Ideology critique always assumes that in the final analysis, even though it is pervasive, ideology is somehow external to, or at least separable from, the subjugated subjects (or their interests). Notions of ideology and representation,… in other words, do not go far enough to grasp the depth of the modernity-coloniality-racism complex. Generally when racism or ”race thinking” is considered an ideology, for example, it is posed as an aberration or failure of modernity and thus, even though widespread, relatively separate from modern society as a whole.
Racism, like coloniality, however, is not only internal to but also constitutive of modernity. It is ”institutional,” as Stokely Carmichael and Charles Hamilton argue, i n the sense that racism is not just an individual question of bias or prejudice but goes well beyond the level of ideology, that racism is embodied and expressed throughout the administrative, economic, and social arrangements of power.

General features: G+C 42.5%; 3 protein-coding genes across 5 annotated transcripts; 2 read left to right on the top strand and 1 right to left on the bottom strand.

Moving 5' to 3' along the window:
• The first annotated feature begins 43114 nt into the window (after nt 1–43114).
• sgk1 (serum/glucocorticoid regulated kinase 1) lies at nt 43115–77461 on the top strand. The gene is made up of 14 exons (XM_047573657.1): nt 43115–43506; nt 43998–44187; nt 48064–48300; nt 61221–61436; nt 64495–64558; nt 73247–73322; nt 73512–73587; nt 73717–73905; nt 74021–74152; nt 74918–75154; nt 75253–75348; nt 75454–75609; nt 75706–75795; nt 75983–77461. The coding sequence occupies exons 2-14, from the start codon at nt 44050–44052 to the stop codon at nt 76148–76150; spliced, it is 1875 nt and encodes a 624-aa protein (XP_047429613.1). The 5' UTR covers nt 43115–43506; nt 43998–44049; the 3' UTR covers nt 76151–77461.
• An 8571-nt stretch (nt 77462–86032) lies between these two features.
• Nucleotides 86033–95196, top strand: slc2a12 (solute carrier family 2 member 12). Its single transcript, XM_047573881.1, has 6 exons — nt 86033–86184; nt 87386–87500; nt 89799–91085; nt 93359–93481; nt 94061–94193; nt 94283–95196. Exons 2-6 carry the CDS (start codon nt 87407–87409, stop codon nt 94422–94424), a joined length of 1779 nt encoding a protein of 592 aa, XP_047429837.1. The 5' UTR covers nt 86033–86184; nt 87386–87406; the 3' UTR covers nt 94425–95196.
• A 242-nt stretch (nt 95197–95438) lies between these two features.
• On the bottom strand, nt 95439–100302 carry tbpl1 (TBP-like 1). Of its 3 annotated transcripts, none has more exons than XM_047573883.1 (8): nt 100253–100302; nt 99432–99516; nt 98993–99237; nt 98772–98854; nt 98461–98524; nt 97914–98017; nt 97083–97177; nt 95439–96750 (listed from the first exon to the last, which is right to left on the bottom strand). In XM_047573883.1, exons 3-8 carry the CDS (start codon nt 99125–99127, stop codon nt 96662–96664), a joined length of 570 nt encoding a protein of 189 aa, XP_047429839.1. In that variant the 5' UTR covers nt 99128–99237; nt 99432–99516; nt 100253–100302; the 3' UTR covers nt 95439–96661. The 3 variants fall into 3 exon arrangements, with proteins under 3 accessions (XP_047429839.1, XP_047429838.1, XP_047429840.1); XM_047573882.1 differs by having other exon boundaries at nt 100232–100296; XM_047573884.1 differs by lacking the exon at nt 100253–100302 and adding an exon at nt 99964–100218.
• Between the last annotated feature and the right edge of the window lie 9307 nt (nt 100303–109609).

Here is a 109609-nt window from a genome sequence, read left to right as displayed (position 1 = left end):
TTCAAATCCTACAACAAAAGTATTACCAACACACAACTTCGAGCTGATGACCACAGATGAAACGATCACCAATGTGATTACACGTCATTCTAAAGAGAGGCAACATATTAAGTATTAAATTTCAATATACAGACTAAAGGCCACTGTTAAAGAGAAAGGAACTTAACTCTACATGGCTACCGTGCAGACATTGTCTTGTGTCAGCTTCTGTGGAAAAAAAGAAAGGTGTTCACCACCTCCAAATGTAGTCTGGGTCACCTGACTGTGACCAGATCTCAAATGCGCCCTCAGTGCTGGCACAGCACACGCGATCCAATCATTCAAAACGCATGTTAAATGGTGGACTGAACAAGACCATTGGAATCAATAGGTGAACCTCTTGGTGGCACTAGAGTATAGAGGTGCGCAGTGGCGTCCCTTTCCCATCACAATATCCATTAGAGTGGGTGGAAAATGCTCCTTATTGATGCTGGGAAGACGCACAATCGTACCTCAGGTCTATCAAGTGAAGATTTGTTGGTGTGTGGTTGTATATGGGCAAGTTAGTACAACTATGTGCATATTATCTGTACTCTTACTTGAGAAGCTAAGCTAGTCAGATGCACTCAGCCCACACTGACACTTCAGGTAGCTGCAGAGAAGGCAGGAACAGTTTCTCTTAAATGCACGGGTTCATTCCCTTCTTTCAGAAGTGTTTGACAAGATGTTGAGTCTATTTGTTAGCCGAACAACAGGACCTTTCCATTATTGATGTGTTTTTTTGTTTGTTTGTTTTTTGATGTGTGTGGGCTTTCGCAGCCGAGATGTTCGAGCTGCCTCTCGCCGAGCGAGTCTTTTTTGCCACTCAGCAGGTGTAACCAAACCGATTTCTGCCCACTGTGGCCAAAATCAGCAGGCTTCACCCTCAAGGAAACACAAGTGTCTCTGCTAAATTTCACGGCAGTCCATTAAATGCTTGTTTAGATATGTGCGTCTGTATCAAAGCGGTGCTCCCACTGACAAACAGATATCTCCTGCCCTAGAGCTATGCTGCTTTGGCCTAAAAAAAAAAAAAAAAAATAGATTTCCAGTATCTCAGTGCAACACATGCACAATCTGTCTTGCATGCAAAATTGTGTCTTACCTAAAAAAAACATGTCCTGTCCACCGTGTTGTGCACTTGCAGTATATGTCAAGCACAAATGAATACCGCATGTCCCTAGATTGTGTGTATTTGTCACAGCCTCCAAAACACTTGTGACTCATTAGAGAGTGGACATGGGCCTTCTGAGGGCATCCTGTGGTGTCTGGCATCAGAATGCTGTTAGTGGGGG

”Such a conception,” writes Barnor Hesse, ”moves the emphasis away from the apparently autonomous ideological universe of codified ideas of discrete physiognomies and metaphors of autochthonous blood to ‘regimes of practices.'”
Hesse suggests, in other words, that racism is better understood as not ideology but governmentality. This is an important shift: the power relation that defines the modernity-coloniality-racism complex is primarily a matter not of knowing but of doing; and thus our critique should focus on not the ideological and epistemological but the political and ontological.